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When it comes to buying a diamond in New Jersey, customers tend to have a lot of questions. From understanding carats to cuts, there are a lot of characteristics you can take into consideration when it comes to choosing the “perfect” diamond.
Without bogging you down in small talk, let’s get right into the details and talk about the various ways diamonds are measured and compared.
If you’ve ever researched diamonds, I’m sure you’ve come across the term “the Four C’s” before.
The Four C’s are the main way diamonds are described and are:
Using these four terms it’s easy to describe how the diamond appears. But, what exactly do they mean?
Simply put, cut is the most important characteristic of the 4 C’s because it effects the brilliance, aka the sparkle, of the diamond. The better the cut, the more the sparkle.
A diamond’s cut grade is an objective measure of a diamond’s light performance, or, what we generally think of as sparkle. When a diamond is cut with the proper proportions, light is returned out of the top of the diamond (which gemologists refer to as the table). If it is cut too shallow, light leaks out of the bottom; too deep and it escapes out of the side.
Regardless of what grade of diamond you purchase, the cut makes a huge difference. A diamond with flawless color & clarity and a poor cut may appear dull. Notice the term poor there – diamond cuts are graded on a scale that range from poor to excellent. As you can imagine, the opposite of a poor cut would be very sparkly.
The biggest take-away here is that cut makes a huge impact, and can take an otherwise perfect diamond and make it appear extremely dull.
The next biggest measurement of a diamond is of it’s color. After the sparkle, the human eye will naturally take in the color of the diamond. One thing to remember is as the color grade improves, so does price. But, there is a certain point where the naked eye cannot detect the color difference. Even under high powered magnification it’s hard to judge the difference in color after a certain point.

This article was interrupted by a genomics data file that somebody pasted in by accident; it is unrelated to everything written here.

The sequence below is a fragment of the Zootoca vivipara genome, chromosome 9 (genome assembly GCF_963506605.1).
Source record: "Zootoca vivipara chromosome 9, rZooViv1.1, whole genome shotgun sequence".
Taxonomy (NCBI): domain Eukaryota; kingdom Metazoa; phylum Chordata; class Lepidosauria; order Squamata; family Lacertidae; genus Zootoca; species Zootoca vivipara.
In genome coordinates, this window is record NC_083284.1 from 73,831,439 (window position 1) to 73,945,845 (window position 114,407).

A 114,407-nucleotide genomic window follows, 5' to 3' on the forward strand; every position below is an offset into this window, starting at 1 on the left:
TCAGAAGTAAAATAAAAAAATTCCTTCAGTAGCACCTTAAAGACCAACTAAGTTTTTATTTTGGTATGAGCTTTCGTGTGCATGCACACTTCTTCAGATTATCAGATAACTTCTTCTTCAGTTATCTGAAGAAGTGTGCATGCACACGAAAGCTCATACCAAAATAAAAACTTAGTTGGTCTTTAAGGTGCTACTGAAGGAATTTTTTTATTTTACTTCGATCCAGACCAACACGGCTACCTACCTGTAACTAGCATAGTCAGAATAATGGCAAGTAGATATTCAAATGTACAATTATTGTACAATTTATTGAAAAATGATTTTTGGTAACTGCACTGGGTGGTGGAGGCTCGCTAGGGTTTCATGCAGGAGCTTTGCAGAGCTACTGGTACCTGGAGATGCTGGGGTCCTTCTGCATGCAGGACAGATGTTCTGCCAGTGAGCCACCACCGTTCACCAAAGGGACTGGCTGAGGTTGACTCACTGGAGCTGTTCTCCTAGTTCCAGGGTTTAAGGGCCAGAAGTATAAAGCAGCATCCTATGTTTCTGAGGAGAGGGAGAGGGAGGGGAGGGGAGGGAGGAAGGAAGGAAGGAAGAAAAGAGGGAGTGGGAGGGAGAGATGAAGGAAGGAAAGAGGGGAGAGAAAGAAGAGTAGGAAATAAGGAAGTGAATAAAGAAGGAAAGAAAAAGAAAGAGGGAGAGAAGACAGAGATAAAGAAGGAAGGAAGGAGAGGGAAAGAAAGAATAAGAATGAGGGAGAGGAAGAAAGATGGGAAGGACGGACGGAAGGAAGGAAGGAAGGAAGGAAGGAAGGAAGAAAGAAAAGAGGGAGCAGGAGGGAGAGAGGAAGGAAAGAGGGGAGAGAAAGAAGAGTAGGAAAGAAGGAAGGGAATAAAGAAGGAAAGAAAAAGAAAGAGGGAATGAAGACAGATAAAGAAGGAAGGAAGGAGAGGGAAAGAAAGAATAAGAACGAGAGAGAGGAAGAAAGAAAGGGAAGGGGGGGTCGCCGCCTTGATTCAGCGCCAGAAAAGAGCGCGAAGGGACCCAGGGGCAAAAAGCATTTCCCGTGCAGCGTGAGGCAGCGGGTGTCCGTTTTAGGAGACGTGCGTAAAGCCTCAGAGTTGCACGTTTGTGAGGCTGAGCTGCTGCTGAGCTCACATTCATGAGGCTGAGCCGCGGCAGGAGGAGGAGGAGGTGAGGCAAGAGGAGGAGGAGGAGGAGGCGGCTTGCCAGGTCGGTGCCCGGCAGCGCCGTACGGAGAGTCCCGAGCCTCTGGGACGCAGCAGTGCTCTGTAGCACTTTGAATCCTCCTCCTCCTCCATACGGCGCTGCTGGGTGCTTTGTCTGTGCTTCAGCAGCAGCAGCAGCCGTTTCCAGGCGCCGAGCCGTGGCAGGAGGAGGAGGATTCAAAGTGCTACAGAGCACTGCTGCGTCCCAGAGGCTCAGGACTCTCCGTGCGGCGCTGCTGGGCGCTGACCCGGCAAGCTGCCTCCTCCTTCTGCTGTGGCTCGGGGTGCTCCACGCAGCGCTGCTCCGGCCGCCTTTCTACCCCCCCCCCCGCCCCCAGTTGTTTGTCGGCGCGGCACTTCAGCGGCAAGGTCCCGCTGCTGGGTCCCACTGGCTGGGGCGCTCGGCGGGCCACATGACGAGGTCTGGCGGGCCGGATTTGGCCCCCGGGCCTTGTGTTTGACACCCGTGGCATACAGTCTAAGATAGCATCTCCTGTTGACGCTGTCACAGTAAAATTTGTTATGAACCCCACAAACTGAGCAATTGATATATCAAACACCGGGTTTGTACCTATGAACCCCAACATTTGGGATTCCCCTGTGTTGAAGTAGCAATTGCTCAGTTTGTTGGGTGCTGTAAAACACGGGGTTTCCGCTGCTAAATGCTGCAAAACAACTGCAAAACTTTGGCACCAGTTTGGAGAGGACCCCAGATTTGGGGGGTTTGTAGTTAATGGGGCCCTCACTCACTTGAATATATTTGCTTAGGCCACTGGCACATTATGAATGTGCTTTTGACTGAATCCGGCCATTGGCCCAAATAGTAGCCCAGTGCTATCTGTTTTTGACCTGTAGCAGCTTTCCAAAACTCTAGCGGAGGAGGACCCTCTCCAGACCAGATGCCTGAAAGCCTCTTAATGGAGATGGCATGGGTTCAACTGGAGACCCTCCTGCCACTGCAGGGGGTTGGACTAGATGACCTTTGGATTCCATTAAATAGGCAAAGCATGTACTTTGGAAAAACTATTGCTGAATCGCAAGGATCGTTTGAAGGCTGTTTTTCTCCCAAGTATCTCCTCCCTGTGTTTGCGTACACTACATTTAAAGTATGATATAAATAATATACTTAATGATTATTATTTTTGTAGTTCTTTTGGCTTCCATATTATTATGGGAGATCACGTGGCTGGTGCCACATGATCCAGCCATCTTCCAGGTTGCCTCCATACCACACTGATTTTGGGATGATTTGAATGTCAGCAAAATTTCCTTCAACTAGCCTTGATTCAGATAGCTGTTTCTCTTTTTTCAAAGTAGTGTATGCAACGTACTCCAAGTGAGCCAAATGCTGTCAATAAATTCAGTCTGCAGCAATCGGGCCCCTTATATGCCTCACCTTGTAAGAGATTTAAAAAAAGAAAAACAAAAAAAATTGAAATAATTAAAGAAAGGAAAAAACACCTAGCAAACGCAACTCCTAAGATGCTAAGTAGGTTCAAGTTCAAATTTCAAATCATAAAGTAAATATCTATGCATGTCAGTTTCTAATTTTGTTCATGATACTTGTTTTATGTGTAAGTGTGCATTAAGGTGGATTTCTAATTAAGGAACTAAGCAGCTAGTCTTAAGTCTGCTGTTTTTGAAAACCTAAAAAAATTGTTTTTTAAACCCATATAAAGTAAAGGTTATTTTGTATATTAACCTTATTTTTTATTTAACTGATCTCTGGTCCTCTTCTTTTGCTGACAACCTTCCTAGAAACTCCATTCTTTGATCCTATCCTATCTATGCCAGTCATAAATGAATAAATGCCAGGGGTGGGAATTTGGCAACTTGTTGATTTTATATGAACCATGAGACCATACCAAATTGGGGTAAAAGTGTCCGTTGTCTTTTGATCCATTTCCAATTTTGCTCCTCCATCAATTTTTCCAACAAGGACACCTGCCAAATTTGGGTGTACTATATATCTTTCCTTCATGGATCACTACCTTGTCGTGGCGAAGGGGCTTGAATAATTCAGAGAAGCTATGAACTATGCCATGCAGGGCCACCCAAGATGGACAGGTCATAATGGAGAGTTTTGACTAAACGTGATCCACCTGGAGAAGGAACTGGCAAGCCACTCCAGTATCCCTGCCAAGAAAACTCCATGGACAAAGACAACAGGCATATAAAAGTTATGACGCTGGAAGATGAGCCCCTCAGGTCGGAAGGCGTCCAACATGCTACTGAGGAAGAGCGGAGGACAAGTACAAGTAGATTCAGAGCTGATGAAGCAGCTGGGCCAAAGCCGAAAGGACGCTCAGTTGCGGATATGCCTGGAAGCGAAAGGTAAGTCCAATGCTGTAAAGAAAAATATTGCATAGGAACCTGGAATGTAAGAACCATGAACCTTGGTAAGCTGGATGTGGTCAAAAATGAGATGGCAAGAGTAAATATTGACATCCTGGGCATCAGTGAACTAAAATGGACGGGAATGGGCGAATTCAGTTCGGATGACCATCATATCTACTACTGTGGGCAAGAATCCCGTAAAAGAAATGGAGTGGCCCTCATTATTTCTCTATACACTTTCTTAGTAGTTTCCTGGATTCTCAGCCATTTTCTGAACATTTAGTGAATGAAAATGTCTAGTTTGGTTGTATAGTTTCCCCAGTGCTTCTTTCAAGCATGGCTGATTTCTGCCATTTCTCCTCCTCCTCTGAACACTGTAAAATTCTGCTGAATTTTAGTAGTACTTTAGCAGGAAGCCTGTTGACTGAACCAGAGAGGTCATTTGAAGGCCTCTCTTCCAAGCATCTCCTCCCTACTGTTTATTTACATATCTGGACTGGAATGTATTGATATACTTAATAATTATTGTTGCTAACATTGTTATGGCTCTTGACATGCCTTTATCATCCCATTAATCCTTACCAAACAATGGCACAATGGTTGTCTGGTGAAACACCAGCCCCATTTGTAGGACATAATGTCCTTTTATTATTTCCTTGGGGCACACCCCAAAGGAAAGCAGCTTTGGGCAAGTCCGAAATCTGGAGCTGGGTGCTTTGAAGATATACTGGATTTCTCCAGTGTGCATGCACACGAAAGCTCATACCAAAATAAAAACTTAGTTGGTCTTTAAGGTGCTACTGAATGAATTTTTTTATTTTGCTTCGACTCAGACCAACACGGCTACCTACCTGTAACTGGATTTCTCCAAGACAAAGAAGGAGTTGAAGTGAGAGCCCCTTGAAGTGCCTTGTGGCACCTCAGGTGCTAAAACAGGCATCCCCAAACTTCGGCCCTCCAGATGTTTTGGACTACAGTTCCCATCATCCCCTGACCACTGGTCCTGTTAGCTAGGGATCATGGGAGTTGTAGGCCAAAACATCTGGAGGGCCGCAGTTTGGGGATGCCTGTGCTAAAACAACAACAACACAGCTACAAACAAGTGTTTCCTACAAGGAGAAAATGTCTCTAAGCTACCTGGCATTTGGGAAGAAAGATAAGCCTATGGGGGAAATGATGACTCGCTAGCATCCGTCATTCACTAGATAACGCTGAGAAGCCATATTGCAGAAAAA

Believe it or not, color manifests itself in a diamond as a pale yellow color. So when you’re measure the color grade of a diamond, you’re actually measuring the lack of color.
Coloring is broken down as such:
Many people are reading this right now because they’re doing some research before buying an engagement ring. If so, here’s some tips you may find helpful…
Consider platinum or white gold settings when buying higher color grade diamond. A gold setting may show through a colorless diamond and give it a warmer, more yellow appearance. Many people who specifically purchase colorless diamonds do not want this, as it defeats the purpose of such a high quality diamond.
If you are looking for engagement quality near-colorless diamonds grades G – J are recommended because color will be hard to see to the naked eye. These color grades are the best value to maximize your budget. If you’re comparing a color D and color J diamond side by side, a good eye may notice the difference. If comparing them individually, most people wouldn’t be able to tell the difference. However, if the stones have any inclusions, the may alter the appearance somewhat impacting the perceived color of the stone.
There’s a LOT to consider when it comes to engagement rings. Here’s some other helpful articles on the subject:
Clarity is the third most important characteristic because most imperfections cannot be seen unless under professional magnification.
Clarity refers to the tiny, natural imperfections that that are present in all but the rarest diamonds. The less inclusions, the better the clarity. Gemologists refer to these imperfections by a variety of technical names, including blemishes and inclusions to name a few. Since these imperfections tend to be microscopic, they do not generally affect a diamond’s beauty in any discernible way. Inclusions can be various forms of carbons that were growing inside the stone. In other words, small diamonds forming inside the diamond.
As you can imagine, diamonds with the least and smallest inclusions receive the highest clarity grades.